Digital Automated Identification SYstem (DAISY)
|Developer(s)||Mark A. O'Neill|
2.1.0 / February 1, 2016
|Written in||C|
|Platform||IA-32 x86-64 ARM|
|License||Proprietary commercial software|
It was developed by Dr. Mark O'Neill during the mid-1990s. Development was supported by funding from the Darwin Initiative in 1997 and BBSRC. The intellectual property rights were acquired by O'Neill's company; Tumbling Dice Ltd, in February 2000 at the end of the grant funded Darwin Project. The system underwent further development resulting in an producing an exemplar which is web accessible and which can cope in near real time with groups (e.g. hawk moths) which contain several hundred taxa. On medium to high end PC server hardware (e.g. a blade server) an identification is possible in under a second for a 300 taxon group. Parallelisation of the critical Daisy classifier codes (using either bespoke FPGA technology or general purpose GPU programming technology such as CUDA) will give an order of magnitude increase in performance. This means that Daisy can be deployed to make real time identifications within groups containing thousands of taxa (e.g. true flies).
|taxon||image type||structure||training images||species||success(%)|
|UK macro moths||RGB||wing||744||37||98|
|Soft fruit pests||RGB||body||2634||23||91|
|description||image type||structure||training images||classes||success(%)|
|Industrial objects||RGB||unposed object||155||14||100|
|Foraminifera tests||RGB||unposed object||198||8||95|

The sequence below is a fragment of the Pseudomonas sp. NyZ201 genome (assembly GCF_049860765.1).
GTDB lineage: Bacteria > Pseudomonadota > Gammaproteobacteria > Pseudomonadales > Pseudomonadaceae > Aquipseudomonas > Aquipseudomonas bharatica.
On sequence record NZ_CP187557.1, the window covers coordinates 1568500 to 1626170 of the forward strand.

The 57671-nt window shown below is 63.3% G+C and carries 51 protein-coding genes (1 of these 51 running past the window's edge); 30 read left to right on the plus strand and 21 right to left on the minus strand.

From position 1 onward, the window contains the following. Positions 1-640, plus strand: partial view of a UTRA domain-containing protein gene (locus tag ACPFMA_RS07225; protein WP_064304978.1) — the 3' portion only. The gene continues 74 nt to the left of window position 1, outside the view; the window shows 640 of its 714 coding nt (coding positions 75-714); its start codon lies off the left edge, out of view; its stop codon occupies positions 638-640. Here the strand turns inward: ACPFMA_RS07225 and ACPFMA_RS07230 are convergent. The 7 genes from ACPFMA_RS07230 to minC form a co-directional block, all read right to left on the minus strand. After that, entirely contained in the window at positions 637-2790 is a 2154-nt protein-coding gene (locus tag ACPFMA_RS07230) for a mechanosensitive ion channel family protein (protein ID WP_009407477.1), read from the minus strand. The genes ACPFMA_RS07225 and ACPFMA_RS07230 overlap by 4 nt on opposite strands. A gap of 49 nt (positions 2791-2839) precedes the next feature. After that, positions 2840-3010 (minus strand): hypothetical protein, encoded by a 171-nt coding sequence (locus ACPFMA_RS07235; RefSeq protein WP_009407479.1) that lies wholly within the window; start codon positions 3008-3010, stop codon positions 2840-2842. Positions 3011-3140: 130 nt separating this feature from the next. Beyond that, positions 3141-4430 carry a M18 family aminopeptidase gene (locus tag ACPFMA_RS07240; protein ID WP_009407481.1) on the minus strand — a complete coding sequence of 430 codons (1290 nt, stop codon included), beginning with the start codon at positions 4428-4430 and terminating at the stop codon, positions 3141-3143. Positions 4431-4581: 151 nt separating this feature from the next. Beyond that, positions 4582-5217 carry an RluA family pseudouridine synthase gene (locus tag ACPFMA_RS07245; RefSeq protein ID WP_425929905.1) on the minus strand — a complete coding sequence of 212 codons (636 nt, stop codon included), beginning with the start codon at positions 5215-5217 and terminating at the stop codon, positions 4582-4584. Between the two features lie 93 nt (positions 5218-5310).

|Pollen grains||RGB||unposed object||6601||12||99|
|Human faces||mono||unposed face||400||41||99|
Daisy has been used in several research projects by O'Neill and others, and featured in popular science TV and magazine articles. The project has also been the subject of a recent article in Science.
In 2011, the first DAISY installation capable of scaling to hundreds of taxa was installed at Natural History Museum in London. This server offered both VNC and Web Service based interfaces and was able to offload compute intensive pattern matching operations onto an NVIDIA GPU programmed using CUDA. This installation was capable of providing identification to species given a 300+ taxon dataset in less than a second in a multiple user environment.
More recently, under the aegis of Innovate UK funding, DAISY has been extensively modified to meet the needs of upstream activities within the Oil & Gas sector, in particular biostratigraphy. The resultant system, GeoDAISY represents a significant technological advance. It is capable of deep learning, knowledge encapsulation, pattern based data mining and (image based) content search and can efficiently handle training sets consisting of millions of patterns on commodity hardware using a combination of smart data caching and OpenMP. Further details of GeoDAISY, and the rationale for developing it are available as white papers on the Tumbling Dice LinkedIn page.
- "Automating Insect Identification for Inventorying Costa Rican Biodiversity". Darwin Initiative. Defra. Retrieved 15 December 2010.
- "Daisy Overview" (PDF). Tumbling Dice Ltd. 2007. Retrieved 14 December 2010.
- "Daisy". Tumbling Dice. Retrieved 14 December 2010.
- Watson, Anna T.; O'Neill, Mark A.; Kitching, Ian J. (2003). "A qualitative study investigating automated identification of living macrolepidoptera using the Digital Automated Identification SYstem (DAISY)". Systematics & Biodiversity. 1: 287–300. doi:10.1017/S1477200003001208.
- Reed, Sarah (2010). "Pushing DAISY". Science. 328: 1628–1629. doi:10.1126/science.328.5986.1628. PMID 20576867.